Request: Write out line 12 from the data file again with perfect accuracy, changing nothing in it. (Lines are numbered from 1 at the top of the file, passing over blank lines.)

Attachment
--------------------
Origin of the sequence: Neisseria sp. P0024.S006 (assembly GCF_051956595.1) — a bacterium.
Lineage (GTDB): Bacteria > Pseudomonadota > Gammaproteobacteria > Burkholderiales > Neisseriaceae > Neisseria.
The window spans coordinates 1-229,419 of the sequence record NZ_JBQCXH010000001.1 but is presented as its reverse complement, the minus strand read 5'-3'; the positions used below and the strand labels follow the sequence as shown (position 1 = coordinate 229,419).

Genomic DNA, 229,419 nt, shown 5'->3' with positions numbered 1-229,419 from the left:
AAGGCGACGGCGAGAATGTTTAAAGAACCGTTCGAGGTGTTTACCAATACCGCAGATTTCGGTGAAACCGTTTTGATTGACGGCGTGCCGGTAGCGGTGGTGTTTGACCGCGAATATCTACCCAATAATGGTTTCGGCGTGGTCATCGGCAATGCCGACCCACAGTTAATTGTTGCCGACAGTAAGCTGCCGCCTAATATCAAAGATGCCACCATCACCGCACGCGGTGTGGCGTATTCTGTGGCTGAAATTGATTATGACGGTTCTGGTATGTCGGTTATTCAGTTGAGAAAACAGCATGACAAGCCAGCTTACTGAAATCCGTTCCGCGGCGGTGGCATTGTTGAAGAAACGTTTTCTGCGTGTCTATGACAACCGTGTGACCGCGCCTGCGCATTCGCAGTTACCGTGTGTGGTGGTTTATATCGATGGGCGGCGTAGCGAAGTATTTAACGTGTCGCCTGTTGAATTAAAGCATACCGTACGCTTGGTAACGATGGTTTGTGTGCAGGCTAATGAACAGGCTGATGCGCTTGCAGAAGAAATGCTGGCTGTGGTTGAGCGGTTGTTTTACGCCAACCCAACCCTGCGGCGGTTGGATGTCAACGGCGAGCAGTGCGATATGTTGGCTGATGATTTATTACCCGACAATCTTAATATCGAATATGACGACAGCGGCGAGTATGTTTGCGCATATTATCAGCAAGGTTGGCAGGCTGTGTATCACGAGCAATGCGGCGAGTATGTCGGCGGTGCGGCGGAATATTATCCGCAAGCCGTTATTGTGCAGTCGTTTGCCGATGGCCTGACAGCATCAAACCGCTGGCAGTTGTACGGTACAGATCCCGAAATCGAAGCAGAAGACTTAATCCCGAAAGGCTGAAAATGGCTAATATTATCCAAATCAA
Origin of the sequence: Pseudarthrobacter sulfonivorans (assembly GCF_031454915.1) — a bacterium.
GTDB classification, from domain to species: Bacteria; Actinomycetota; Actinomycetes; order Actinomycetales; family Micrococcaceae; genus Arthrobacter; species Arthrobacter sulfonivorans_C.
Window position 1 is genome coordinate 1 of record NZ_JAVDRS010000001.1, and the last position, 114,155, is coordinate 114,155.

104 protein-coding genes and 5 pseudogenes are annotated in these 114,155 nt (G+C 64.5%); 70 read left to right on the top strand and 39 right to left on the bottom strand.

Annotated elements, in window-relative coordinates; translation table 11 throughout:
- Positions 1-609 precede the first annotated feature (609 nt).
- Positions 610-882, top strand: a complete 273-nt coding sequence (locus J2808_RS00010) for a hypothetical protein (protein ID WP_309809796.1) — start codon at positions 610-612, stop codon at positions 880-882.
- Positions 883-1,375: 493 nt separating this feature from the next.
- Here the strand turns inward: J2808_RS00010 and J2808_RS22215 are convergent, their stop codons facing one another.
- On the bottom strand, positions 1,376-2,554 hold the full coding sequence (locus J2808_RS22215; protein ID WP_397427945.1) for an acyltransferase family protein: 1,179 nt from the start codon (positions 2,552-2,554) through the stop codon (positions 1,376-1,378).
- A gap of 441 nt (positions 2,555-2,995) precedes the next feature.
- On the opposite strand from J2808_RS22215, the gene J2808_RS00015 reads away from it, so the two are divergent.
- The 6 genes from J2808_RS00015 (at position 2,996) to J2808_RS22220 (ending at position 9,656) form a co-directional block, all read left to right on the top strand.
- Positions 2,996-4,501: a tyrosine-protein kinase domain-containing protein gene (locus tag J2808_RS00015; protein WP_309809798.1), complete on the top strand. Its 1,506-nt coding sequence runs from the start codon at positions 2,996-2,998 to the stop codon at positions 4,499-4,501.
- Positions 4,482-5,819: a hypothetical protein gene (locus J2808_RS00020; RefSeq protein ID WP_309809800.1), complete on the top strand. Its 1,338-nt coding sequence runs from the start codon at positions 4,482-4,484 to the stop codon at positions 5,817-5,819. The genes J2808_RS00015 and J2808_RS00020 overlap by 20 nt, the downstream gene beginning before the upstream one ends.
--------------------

- Positions 610-882, top strand: a complete 273-nt coding sequence (locus J2808_RS00010) for a hypothetical protein (protein ID WP_309809796.1) — start codon at positions 610-612, stop codon at positions 880-882.